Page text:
From: "Andrew Phelps <firstname.lastname@example.org>"
Subject: [S-ACC] render awareness of oppression
Date: Monday, February 20, 2017 9:04 PM
To the "Social Accountability" people:
When some of us set up the Social Accountability Work Group, the thought was that we needed to work out how to challenge the oppressive character of the "mental illness" ideation and of "behavior management." Neither protest behavior nor funded collaboration with the "mental health" system seemed to rise to that occasion, albeit such activism has been - by and large - productive.
Now matters have evolved and the "oppression" is being worked at from many sides. Today the difficulty is more that society - and most intellectuals - talk about oppression (and related phenoma, like intersectionality) and do not however mention nor recognize the "client/survivor" situation in a parallel manner. Thus "disability" is sometimes mentioned yet the structural incompetence of that advocacy renders only a superficial aspect of our oppression. We need to work so as to render that awareness of "disability justice" more in a general context.
Yesterday I attended a "Standing up to Hate" forum in San Jose, (seesjnoc.org for more info). About 700 persons were there, on the 37th "Day of Remembrance" of the 1942 internment of the Japanese Americans. One of the main speakers was a Muslim American, who presented on their parallel concern, that obtains today. What struck me was how the experience of oppression and resistance became public and has been written more and more into the present Japanese American cultural context.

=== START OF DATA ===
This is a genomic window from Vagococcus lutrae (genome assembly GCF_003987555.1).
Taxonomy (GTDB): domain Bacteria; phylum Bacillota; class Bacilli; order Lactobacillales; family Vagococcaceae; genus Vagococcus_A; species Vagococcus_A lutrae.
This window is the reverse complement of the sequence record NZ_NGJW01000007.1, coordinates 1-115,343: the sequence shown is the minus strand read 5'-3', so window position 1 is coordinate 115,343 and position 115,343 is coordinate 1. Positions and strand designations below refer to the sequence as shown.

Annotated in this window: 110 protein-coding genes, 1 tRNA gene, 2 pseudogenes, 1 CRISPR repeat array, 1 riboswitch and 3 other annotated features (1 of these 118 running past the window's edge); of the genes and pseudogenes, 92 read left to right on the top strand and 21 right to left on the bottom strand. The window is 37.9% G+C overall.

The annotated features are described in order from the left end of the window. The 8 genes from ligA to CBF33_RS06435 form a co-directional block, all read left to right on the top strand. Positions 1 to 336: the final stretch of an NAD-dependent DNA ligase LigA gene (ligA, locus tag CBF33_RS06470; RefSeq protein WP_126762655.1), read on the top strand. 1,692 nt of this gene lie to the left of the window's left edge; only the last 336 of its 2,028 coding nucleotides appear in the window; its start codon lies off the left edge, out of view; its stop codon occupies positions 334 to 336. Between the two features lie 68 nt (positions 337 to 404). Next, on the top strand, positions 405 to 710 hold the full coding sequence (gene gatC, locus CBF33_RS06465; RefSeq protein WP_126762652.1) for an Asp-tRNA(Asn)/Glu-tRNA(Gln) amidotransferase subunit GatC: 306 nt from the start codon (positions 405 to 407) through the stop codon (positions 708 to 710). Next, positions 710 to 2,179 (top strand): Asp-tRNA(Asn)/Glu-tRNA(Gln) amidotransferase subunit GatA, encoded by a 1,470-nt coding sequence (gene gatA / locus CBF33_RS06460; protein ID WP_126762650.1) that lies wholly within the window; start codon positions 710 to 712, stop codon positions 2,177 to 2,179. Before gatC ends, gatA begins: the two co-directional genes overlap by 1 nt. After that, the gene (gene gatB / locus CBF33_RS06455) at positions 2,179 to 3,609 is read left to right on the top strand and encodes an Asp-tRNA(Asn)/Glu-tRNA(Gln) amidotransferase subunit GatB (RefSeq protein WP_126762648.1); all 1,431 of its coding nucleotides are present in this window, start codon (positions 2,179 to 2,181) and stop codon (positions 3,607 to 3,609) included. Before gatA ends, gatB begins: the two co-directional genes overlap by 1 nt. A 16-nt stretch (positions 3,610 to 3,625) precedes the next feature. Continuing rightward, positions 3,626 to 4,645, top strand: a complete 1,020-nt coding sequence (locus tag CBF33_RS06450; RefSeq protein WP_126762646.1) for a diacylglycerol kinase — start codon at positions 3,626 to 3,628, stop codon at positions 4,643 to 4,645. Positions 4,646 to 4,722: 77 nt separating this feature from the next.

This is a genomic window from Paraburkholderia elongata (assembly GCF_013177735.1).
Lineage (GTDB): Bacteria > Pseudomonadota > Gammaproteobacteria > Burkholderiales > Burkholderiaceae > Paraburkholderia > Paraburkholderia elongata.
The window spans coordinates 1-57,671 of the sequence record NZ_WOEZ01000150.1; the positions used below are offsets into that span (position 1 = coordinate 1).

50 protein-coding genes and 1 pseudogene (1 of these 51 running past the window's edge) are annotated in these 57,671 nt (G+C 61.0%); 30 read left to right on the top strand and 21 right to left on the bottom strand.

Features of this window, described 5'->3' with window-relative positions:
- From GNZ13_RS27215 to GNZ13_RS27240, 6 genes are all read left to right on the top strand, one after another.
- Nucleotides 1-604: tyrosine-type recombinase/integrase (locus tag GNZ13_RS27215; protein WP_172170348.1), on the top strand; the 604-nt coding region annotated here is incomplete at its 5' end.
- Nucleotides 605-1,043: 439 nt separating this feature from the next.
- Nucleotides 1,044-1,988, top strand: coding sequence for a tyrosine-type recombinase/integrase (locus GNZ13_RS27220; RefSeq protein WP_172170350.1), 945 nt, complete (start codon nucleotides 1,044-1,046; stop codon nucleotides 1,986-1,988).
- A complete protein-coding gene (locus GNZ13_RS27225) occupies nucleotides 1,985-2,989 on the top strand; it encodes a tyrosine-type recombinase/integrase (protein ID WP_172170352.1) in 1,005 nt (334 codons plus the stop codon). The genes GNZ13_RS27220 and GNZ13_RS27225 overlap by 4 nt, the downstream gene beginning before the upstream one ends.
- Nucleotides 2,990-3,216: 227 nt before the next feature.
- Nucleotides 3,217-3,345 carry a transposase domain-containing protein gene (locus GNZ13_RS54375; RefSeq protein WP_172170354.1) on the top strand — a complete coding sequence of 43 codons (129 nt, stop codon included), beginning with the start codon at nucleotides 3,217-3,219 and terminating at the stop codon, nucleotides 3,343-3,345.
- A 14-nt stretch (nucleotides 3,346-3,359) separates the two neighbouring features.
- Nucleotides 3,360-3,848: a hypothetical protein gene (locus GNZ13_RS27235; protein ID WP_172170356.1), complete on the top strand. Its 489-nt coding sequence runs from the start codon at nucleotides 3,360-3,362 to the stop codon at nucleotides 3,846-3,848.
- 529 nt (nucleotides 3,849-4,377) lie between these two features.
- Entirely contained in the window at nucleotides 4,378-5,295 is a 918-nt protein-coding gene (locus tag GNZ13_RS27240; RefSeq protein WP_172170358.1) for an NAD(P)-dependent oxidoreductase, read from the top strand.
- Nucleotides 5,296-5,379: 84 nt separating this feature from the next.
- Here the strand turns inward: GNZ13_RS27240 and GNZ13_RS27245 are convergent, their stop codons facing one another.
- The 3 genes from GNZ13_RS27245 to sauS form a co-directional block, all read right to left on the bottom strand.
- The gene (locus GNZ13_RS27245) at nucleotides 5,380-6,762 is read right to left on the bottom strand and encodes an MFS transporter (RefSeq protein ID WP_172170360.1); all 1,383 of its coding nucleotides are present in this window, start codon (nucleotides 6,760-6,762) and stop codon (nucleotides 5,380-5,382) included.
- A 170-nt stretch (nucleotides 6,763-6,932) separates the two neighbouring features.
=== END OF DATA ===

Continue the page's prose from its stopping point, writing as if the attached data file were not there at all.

The above advocacy against oppression has taken 75 years to develop, and ours will not come quickly either. Many people on our list are making strides in different manners - I'd mention in particular Pamela Inaba, herself with parents who were interned in World War II. She is now working to organize the Western Recovery Conference March 4: HERE. My current project involves putting Psychologists for Social Responsibility on a path to discuss [a] reconciliation and [b] "culture change in psychology," and thus help develop a "psychology" voice against our oppression (more later).